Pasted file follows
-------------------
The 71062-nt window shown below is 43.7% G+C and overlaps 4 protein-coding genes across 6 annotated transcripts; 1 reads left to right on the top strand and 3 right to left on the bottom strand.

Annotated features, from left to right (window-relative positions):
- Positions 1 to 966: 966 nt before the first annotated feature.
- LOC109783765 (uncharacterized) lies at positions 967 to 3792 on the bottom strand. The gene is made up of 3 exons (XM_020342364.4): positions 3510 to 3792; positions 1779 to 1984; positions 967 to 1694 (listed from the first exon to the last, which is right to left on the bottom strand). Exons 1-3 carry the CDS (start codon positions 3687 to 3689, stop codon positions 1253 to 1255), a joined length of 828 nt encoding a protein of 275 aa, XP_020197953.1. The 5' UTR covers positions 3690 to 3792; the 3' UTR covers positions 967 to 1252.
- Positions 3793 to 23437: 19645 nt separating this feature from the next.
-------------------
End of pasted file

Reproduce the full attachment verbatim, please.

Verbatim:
The 71062-nt window shown below is 43.7% G+C and overlaps 4 protein-coding genes across 6 annotated transcripts; 1 reads left to right on the top strand and 3 right to left on the bottom strand.

Annotated features, from left to right (window-relative positions):
- Positions 1 to 966: 966 nt before the first annotated feature.
- LOC109783765 (uncharacterized) lies at positions 967 to 3792 on the bottom strand. The gene is made up of 3 exons (XM_020342364.4): positions 3510 to 3792; positions 1779 to 1984; positions 967 to 1694 (listed from the first exon to the last, which is right to left on the bottom strand). Exons 1-3 carry the CDS (start codon positions 3687 to 3689, stop codon positions 1253 to 1255), a joined length of 828 nt encoding a protein of 275 aa, XP_020197953.1. The 5' UTR covers positions 3690 to 3792; the 3' UTR covers positions 967 to 1252.
- Positions 3793 to 23437: 19645 nt separating this feature from the next.